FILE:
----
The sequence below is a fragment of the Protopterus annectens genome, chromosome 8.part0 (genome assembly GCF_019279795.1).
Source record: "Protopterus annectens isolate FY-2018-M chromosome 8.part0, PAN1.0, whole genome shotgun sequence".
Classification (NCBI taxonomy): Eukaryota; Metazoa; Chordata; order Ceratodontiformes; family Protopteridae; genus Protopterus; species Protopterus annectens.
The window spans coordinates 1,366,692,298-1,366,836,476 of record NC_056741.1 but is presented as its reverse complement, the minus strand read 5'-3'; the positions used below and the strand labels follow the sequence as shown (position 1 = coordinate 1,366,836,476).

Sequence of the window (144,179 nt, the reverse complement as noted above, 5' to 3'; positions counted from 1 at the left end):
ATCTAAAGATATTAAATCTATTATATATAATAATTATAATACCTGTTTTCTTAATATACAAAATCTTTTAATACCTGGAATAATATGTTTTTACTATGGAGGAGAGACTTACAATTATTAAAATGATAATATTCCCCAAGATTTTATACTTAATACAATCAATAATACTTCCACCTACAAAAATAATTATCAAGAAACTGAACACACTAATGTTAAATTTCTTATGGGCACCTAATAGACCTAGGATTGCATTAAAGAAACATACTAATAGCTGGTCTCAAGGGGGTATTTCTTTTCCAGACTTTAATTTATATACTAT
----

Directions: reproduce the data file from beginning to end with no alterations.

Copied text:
The sequence below is a fragment of the Protopterus annectens genome, chromosome 8.part0 (genome assembly GCF_019279795.1).
Source record: "Protopterus annectens isolate FY-2018-M chromosome 8.part0, PAN1.0, whole genome shotgun sequence".
Classification (NCBI taxonomy): Eukaryota; Metazoa; Chordata; order Ceratodontiformes; family Protopteridae; genus Protopterus; species Protopterus annectens.
The window spans coordinates 1,366,692,298-1,366,836,476 of record NC_056741.1 but is presented as its reverse complement, the minus strand read 5'-3'; the positions used below and the strand labels follow the sequence as shown (position 1 = coordinate 1,366,836,476).

Sequence of the window (144,179 nt, the reverse complement as noted above, 5' to 3'; positions counted from 1 at the left end):
ATCTAAAGATATTAAATCTATTATATATAATAATTATAATACCTGTTTTCTTAATATACAAAATCTTTTAATACCTGGAATAATATGTTTTTACTATGGAGGAGAGACTTACAATTATTAAAATGATAATATTCCCCAAGATTTTATACTTAATACAATCAATAATACTTCCACCTACAAAAATAATTATCAAGAAACTGAACACACTAATGTTAAATTTCTTATGGGCACCTAATAGACCTAGGATTGCATTAAAGAAACATACTAATAGCTGGTCTCAAGGGGGTATTTCTTTTCCAGACTTTAATTTATATACTAT